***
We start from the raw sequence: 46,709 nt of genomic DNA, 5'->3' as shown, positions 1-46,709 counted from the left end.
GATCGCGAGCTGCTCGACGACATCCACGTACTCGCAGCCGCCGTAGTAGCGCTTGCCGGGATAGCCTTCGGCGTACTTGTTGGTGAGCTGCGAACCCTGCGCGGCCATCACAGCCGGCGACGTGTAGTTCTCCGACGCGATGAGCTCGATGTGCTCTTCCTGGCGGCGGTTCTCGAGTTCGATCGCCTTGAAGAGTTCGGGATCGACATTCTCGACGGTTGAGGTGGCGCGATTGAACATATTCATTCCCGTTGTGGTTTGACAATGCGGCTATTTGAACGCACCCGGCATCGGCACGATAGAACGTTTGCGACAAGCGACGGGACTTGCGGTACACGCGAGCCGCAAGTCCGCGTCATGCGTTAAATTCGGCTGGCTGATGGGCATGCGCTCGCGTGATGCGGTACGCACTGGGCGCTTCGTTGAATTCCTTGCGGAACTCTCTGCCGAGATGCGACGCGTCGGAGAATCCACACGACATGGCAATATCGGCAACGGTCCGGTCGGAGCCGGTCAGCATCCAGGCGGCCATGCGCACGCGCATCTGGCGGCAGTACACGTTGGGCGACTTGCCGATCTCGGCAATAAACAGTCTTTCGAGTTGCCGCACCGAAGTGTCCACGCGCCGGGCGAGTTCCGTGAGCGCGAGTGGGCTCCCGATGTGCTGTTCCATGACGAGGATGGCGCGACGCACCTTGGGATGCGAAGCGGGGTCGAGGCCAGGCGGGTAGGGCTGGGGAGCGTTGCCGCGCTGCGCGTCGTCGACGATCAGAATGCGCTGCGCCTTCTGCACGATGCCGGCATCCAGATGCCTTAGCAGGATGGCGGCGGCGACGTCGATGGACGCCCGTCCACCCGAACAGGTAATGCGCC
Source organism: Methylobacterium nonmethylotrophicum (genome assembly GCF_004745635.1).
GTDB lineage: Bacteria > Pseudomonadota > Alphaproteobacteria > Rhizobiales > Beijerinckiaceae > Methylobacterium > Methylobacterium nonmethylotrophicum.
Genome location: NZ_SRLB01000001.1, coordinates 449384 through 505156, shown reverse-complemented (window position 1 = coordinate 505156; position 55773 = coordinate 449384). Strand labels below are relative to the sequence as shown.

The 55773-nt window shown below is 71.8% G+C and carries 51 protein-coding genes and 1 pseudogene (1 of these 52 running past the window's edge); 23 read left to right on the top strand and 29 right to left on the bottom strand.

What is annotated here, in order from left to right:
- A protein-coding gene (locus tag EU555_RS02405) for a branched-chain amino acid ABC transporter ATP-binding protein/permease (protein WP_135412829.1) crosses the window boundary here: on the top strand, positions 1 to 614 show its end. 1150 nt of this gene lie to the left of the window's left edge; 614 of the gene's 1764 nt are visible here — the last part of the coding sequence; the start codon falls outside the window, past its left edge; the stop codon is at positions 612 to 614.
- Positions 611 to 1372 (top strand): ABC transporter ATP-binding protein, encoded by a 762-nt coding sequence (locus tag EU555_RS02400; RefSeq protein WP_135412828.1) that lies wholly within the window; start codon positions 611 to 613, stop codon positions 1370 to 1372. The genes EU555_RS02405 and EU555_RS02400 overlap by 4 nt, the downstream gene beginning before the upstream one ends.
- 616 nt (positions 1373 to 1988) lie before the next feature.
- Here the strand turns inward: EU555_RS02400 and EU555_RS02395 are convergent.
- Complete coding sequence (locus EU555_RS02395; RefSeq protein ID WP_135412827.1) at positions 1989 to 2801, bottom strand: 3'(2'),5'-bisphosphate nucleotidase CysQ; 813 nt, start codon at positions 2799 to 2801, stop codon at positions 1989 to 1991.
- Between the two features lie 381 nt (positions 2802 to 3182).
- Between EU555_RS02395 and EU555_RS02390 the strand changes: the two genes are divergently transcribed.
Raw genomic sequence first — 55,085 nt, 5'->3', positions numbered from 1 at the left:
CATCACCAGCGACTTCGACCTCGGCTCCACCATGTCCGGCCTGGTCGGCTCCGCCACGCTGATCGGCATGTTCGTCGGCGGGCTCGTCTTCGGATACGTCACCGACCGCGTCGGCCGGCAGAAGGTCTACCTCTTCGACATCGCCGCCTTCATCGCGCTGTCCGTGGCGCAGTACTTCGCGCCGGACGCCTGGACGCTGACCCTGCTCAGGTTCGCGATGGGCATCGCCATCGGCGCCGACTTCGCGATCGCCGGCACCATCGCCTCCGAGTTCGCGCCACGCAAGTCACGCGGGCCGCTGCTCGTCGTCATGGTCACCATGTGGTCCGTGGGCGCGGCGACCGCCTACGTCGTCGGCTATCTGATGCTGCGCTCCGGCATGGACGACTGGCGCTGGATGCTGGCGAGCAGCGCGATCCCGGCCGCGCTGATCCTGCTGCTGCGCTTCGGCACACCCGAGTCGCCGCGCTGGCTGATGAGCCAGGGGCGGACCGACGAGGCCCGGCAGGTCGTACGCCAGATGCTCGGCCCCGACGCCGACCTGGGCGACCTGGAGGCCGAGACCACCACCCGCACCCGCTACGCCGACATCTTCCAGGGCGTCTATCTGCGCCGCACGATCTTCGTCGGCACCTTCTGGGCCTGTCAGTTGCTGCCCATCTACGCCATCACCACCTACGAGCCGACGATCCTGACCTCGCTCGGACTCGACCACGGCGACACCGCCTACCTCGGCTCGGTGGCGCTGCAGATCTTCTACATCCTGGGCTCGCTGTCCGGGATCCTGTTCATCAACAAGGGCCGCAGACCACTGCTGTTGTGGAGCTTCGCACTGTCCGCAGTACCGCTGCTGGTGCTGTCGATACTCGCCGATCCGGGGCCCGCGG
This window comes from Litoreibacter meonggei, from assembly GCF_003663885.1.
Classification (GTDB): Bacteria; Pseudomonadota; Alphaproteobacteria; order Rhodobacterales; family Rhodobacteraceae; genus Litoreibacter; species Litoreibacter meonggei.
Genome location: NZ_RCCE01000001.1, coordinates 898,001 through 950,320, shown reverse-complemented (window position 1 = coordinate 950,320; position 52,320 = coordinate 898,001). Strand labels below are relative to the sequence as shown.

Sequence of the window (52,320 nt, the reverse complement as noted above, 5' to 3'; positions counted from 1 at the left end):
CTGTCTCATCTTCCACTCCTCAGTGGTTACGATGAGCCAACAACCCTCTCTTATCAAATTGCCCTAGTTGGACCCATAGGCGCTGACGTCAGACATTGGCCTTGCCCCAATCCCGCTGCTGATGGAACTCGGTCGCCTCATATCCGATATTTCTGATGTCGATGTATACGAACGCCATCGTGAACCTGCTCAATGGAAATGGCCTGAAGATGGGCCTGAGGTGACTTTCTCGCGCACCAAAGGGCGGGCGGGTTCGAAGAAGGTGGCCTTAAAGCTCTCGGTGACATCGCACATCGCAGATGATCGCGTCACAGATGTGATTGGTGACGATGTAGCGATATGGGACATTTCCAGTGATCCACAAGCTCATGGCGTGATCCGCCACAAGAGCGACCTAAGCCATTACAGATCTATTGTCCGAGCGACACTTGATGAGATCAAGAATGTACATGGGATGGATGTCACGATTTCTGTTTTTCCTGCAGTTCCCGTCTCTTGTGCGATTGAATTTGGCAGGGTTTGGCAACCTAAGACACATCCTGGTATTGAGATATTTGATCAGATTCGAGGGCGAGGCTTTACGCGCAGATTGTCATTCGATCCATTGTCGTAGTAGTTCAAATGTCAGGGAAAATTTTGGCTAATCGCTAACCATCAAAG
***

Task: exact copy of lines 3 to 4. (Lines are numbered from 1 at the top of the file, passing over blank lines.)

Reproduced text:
Source organism: Methylobacterium nonmethylotrophicum (genome assembly GCF_004745635.1).
GTDB lineage: Bacteria > Pseudomonadota > Alphaproteobacteria > Rhizobiales > Beijerinckiaceae > Methylobacterium > Methylobacterium nonmethylotrophicum.